Hello, two-legged readers, from Lucinda the literate cat. It has occurred to me that a cat’s view of your day might be of interest to you, as we often do not understand why you do certain things. So, take a look at a day in the life of my CCL (Cantankerous Cat Lady) from the eyes of a cat.
I wake up around 6:30 in the morning. The first job of my day consists of geting the CCL out of bed. I think she’d sleep all morning if Pogo and I would let her. However, if we want to eat, we have to be sure she gets up.
After we get up, we go in the office, so CCL can turn on her computer. Pogo and I supervise, to see that the machine gets turned on properly (though I don’t know how we’d help if she made a mistake.) Then she gets breakfast for the two of us.
The Magic Drink
Her next move involves making herself a cup of coffee. What a strange thing to drink! I’m told it comes from a bean off a tree. I thought beans were vegetables. Does that mean coffee a vegetable? Then, why would she drink it?
CCL has offered me her cup, but with one sniff I can tell I wouldn’t like it. She says it helps her wake up. Well, I can see why. It must taste so bad it clears all the sleep from her head. Too bad I can’t learn to make it for her, as maybe she would get up earlier.
The Mystery Of Clothes
Then, of course she has to put on her clothes. This mystery I’ve described before. She has a little room full of these clothes that she uses to cover her skin. Why so many? And why does she wear different garments called “pajamas” at night? She must enjoy changing clothes a lot — or perhaps she needs to make sure each garment gets worn.
I understand she also has something called a “nightgown” that she wears occasionally. I thought she’d need a gown for going to a fancy two-legged party, and not for sleeping. Does sleeping in that gown cause her to dream about a fancy-dress celebration?
I am so glad we don’t have to deal with clothes. Can you imagine if we had to have a selection of fur
coats in varying colors to wear for different occasions? Our limited sense of color might be a problem. How could we tell if the fur we select is the right hue for the day’s activity?
Besides, it would hurt us to remove our fur. CCL can take off those clothes because they aren’t attached to her the way our coats are. How did she arrive in the world with nothing but skin? Does she shed her fur at birth? Puzzling. And where would we store our furs? In CCL’s closet? I’m afraid they wouldn’t fit.
Another thing: You two-leggeds all wear shoes and foot coverings you call socks. Why don’t you ever go barefoot, like we do? CCL says sometimes you do in summer.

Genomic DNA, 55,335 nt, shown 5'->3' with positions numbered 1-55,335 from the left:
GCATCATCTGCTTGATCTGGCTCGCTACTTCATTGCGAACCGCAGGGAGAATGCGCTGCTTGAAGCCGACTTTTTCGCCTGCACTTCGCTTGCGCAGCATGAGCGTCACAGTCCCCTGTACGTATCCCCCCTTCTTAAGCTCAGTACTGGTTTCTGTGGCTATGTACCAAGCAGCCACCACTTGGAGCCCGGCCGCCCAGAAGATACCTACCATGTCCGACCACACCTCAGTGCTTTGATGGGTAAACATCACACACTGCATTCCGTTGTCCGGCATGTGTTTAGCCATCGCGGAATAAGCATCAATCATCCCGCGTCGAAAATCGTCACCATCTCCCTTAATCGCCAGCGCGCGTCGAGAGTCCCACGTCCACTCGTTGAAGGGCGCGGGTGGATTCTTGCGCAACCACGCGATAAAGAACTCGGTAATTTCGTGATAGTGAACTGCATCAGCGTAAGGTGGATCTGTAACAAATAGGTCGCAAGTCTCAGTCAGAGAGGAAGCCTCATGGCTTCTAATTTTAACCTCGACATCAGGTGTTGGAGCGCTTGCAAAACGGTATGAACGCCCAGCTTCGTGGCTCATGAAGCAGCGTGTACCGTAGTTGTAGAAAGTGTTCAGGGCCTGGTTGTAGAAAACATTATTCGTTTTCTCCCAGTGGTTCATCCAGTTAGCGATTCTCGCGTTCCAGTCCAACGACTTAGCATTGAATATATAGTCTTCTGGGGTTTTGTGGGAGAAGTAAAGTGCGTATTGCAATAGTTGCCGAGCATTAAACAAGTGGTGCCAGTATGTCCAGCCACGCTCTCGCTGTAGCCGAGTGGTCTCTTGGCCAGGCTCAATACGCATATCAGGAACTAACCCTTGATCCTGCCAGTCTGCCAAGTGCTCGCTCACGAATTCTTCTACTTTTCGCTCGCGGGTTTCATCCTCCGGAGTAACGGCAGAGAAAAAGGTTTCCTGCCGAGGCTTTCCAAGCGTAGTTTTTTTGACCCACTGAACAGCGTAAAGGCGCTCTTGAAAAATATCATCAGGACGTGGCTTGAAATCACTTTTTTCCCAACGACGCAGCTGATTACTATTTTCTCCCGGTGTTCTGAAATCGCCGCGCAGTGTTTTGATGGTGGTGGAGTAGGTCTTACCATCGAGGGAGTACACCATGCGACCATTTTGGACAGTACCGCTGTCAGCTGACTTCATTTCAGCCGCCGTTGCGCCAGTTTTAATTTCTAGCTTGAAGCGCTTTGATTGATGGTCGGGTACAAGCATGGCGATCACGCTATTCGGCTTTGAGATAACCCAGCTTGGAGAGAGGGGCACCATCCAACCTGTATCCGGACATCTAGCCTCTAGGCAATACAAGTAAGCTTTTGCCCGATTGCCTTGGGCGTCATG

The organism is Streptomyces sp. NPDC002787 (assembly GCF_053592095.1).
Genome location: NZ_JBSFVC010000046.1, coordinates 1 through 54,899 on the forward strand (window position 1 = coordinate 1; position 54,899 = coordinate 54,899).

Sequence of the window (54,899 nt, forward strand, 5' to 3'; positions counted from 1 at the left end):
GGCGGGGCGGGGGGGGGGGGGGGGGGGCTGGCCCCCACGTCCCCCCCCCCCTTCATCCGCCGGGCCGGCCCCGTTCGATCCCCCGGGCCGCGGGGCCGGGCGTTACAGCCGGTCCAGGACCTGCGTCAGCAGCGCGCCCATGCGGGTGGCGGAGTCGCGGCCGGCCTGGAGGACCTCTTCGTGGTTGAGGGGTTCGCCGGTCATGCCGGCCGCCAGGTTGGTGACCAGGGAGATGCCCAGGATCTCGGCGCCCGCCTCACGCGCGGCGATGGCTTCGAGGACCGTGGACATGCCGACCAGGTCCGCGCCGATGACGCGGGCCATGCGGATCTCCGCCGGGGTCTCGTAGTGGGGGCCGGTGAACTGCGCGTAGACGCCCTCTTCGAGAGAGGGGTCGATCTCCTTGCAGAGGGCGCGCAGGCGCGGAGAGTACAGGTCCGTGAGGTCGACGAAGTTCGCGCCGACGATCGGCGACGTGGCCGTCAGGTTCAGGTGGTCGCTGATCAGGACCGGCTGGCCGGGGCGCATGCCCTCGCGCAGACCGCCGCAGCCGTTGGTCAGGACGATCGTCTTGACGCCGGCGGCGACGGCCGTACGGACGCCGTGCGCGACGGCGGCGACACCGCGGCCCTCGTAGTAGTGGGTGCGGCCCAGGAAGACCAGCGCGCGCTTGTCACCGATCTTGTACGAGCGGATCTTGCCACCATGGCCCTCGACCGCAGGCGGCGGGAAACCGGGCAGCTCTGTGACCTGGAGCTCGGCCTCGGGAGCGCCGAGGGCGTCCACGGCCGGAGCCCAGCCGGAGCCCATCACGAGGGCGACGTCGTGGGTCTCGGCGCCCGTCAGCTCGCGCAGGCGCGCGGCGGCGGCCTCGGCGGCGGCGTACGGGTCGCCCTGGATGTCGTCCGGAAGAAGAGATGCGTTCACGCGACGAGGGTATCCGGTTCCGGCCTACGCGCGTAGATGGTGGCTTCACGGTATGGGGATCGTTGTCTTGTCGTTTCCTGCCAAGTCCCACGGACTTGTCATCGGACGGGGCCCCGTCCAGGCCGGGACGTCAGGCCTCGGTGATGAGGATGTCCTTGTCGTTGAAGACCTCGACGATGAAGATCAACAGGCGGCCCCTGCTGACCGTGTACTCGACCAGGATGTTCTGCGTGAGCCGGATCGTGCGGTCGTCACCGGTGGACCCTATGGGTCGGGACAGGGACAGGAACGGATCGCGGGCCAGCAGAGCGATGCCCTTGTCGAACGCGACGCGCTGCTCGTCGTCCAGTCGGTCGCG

My feet can tell me a lot from the surface they walk on. They tell me the temperature, the weather, and the seasons of the year. I am close enough to the ground that I can smell it, and it tells me who else has passed that way recently.
Also, since I have four feet instead of two, I’m sure I am much less apt to tip over than my tall CCL,
who fortunately seems to have a pretty good sense of balance, so she doesn’t fall over
After she feeds us, she spends some time doing what she says are her early-morning tasks on the computer. Since I am a literate cat, I do understand a bit of this process, but certainly do not see why she spends so much time on it. Wouldn’t there be things to do that would be more fun? Like playing with me?
CCL Wakes Up The Car
Once we eat and she dresses and has had her coffee, it might be time for CCL to leave the house. While Pogo and I are napping, she goes out on errands in her car. At first, I believed the car to be alive, but now realize it is just a machine, like the computer. CCL does have to feed it, though, with a fluid called gasoline. Have you smelled that stuff? Only a machine could find it tasty.
She coaxes that machine to life, and off she goes. As long as she keeps the car on the road, she can go anywhere. Often she comes home bringing all sorts of papers and packages. These packages include food for her and us. I guess I’m grateful she has the car so she can collect all that stuff, especially our food.
CCL explained to me that, instead of hunting for food the way we do when we’re outdoors, she goes to a place where all the two-legged food is stored, and she just has to pick out what she wants. These two-leggeds sure have it easy!
Exchanging Money For Food
I did learn that they can’t just take food and leave. They have to exchange something called “money”
for it. I’m not sure where she finds money, or even what it is. Perhaps she trades other items for it, such as some of those extra clothes in her closet. Perhaps she digs it up, or finds it amongst all those papers she brings home. At any rate, she collects it somewhere.